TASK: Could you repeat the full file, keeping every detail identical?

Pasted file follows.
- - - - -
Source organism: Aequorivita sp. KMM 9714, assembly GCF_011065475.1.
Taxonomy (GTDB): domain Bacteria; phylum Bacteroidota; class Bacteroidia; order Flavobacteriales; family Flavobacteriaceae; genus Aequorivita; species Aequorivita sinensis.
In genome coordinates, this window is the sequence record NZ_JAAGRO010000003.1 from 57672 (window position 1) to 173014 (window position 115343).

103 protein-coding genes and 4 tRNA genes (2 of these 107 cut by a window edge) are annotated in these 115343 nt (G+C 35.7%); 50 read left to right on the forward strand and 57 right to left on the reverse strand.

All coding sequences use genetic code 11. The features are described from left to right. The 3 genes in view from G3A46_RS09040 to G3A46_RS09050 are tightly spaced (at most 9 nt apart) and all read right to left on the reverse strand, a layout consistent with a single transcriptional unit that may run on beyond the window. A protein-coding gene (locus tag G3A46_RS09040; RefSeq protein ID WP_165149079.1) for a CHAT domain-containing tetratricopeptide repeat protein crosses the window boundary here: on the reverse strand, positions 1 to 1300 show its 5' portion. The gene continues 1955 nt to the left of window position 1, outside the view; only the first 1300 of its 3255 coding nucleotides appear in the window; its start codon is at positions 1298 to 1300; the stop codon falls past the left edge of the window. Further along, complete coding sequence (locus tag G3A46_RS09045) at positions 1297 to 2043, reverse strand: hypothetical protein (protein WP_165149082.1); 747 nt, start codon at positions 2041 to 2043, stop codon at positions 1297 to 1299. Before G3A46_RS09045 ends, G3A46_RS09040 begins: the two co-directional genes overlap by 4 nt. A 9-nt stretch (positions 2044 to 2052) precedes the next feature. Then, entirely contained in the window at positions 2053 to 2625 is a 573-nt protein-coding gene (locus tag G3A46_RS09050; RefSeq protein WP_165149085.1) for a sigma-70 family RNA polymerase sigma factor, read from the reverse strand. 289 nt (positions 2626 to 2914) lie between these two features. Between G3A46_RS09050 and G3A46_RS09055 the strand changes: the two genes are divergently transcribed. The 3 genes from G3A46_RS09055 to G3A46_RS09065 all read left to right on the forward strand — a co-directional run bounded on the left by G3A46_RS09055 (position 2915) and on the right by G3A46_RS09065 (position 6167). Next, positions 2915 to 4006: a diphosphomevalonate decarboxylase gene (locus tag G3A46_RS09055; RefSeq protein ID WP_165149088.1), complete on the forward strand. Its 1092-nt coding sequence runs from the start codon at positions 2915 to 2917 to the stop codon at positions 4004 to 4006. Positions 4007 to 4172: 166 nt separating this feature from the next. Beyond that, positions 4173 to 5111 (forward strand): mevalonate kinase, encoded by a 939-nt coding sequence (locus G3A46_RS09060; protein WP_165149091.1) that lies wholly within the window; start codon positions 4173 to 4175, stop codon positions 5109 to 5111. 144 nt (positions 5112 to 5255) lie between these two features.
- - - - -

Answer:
Source organism: Aequorivita sp. KMM 9714, assembly GCF_011065475.1.
Taxonomy (GTDB): domain Bacteria; phylum Bacteroidota; class Bacteroidia; order Flavobacteriales; family Flavobacteriaceae; genus Aequorivita; species Aequorivita sinensis.
In genome coordinates, this window is the sequence record NZ_JAAGRO010000003.1 from 57672 (window position 1) to 173014 (window position 115343).

103 protein-coding genes and 4 tRNA genes (2 of these 107 cut by a window edge) are annotated in these 115343 nt (G+C 35.7%); 50 read left to right on the forward strand and 57 right to left on the reverse strand.

All coding sequences use genetic code 11. The features are described from left to right. The 3 genes in view from G3A46_RS09040 to G3A46_RS09050 are tightly spaced (at most 9 nt apart) and all read right to left on the reverse strand, a layout consistent with a single transcriptional unit that may run on beyond the window. A protein-coding gene (locus tag G3A46_RS09040; RefSeq protein ID WP_165149079.1) for a CHAT domain-containing tetratricopeptide repeat protein crosses the window boundary here: on the reverse strand, positions 1 to 1300 show its 5' portion. The gene continues 1955 nt to the left of window position 1, outside the view; only the first 1300 of its 3255 coding nucleotides appear in the window; its start codon is at positions 1298 to 1300; the stop codon falls past the left edge of the window. Further along, complete coding sequence (locus tag G3A46_RS09045) at positions 1297 to 2043, reverse strand: hypothetical protein (protein WP_165149082.1); 747 nt, start codon at positions 2041 to 2043, stop codon at positions 1297 to 1299. Before G3A46_RS09045 ends, G3A46_RS09040 begins: the two co-directional genes overlap by 4 nt. A 9-nt stretch (positions 2044 to 2052) precedes the next feature. Then, entirely contained in the window at positions 2053 to 2625 is a 573-nt protein-coding gene (locus tag G3A46_RS09050; RefSeq protein WP_165149085.1) for a sigma-70 family RNA polymerase sigma factor, read from the reverse strand. 289 nt (positions 2626 to 2914) lie between these two features. Between G3A46_RS09050 and G3A46_RS09055 the strand changes: the two genes are divergently transcribed. The 3 genes from G3A46_RS09055 to G3A46_RS09065 all read left to right on the forward strand — a co-directional run bounded on the left by G3A46_RS09055 (position 2915) and on the right by G3A46_RS09065 (position 6167). Next, positions 2915 to 4006: a diphosphomevalonate decarboxylase gene (locus tag G3A46_RS09055; RefSeq protein ID WP_165149088.1), complete on the forward strand. Its 1092-nt coding sequence runs from the start codon at positions 2915 to 2917 to the stop codon at positions 4004 to 4006. Positions 4007 to 4172: 166 nt separating this feature from the next. Beyond that, positions 4173 to 5111 (forward strand): mevalonate kinase, encoded by a 939-nt coding sequence (locus G3A46_RS09060; protein WP_165149091.1) that lies wholly within the window; start codon positions 4173 to 4175, stop codon positions 5109 to 5111. 144 nt (positions 5112 to 5255) lie between these two features.